Let’s consider aspects of each of these points in brief. With respect to Vietnam’s emergence as a strategically important but not ye fully able state, consider the following. However dwarfed by China and otherwise overlooked, Vietnam’s economic growth, the country’s positioning in international economy, and its place uncertain place in the evolving, competitive, at times chaotic and dangerous regional security architecture lend the country a unique importance. To say that Vietnam is strategically important is not to say that it has its house in order. But the primary obstacles to a more prosperous, powerful, and internationally respected Vietnam can easily be addressed through appropriate institutional reforms. The only question is whether they will.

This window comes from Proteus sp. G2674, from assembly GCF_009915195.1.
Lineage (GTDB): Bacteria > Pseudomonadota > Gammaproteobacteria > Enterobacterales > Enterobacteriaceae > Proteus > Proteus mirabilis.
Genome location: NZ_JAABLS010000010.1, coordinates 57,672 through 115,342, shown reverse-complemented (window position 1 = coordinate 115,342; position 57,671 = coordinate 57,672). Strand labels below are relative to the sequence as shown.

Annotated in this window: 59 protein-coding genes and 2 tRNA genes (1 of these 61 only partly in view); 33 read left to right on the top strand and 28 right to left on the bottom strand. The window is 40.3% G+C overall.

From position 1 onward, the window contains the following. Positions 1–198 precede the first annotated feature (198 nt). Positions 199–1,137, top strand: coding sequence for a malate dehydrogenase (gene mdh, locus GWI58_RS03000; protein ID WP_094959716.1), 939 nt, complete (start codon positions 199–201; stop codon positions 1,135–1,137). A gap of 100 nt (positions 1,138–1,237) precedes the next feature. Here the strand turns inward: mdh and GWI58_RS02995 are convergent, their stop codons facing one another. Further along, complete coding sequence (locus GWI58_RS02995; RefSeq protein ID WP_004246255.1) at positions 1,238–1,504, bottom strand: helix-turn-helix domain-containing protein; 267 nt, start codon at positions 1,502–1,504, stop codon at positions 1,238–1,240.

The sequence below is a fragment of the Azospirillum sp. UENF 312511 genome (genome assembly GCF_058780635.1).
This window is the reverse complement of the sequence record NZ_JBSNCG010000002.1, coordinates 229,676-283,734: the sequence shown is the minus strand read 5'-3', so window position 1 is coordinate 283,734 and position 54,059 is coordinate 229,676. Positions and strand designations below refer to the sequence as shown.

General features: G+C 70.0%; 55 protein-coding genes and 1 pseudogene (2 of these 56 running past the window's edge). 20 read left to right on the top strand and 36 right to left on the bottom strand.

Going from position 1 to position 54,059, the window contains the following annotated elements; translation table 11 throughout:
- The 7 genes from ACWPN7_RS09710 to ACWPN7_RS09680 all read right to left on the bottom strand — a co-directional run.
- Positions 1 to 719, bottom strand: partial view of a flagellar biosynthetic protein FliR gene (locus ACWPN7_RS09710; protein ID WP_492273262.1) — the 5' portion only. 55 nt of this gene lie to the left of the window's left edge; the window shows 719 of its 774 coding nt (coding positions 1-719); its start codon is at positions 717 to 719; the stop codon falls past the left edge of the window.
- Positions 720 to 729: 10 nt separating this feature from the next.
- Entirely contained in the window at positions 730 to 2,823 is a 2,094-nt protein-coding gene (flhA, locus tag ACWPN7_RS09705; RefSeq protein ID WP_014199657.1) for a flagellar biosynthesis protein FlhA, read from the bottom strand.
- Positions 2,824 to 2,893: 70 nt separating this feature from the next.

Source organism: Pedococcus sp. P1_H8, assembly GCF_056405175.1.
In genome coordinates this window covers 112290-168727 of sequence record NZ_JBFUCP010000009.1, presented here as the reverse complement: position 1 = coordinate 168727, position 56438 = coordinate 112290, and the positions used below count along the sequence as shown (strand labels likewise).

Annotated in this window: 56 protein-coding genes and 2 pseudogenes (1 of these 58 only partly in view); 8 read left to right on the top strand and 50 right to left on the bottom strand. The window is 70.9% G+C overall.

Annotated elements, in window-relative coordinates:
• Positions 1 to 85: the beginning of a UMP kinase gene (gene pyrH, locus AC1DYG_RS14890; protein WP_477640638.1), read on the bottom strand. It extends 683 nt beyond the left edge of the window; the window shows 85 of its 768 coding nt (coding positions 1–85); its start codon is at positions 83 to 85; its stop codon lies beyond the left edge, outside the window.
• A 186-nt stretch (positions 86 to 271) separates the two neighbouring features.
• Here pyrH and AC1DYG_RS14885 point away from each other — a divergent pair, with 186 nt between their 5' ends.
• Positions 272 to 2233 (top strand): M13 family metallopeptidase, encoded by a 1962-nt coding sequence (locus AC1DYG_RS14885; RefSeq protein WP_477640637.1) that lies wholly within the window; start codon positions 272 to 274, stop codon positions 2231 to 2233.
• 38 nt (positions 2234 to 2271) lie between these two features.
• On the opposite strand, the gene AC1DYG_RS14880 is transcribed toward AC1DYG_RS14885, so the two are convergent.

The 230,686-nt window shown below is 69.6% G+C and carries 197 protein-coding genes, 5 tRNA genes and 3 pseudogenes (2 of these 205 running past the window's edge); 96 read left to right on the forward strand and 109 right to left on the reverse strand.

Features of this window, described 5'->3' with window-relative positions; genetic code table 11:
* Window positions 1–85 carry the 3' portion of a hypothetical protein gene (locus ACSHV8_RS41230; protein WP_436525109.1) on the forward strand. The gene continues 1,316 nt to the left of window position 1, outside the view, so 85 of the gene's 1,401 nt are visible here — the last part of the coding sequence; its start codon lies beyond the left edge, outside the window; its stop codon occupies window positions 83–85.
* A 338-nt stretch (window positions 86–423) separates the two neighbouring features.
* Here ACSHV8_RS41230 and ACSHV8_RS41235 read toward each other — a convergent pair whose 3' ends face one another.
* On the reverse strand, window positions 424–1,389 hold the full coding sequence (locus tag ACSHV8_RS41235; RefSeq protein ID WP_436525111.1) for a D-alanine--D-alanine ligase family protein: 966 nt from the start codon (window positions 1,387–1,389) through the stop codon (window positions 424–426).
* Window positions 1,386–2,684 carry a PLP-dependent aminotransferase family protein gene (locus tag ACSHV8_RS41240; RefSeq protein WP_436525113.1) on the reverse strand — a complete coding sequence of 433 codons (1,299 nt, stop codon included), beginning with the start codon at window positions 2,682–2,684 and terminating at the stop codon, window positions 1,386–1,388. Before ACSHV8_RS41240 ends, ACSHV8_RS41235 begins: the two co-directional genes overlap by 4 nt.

Vietnam’s principal weaknesses lie in the field of economic governance, rights, and foreign affairs. That’s a lot. But it may be less than it seems. The recent signings of the TPP and the (frequently overlooked) European FTA point to continued increases in FDI, expanded access to key markets, and a scaling up of the scale and scope of Vietnam’s involvement in the world economy. Most people who know Vietnam’s economy know that it is under-performing. While World Bank economists tell Vietnam its should be happy with six percent growth in a period of global recession, there is nothing more frustrating to informed Vietnamese than the crystal clear reality that their economy should be performing much better. The TPP and FTA pose a dilemma for Vietnam: Will it choose the road of low-growth, low-efficiency, low-standards capitalism of a sort that enriches select members of the establishment or the more ambitious but entirely attainable role of a more open economic order in which serious decisions about institutional reform, infrastructural upgrading, and investments in national innovation are made? The latter path is unlikely to be chosen in an environment where “nhân sự” is handled like it is today.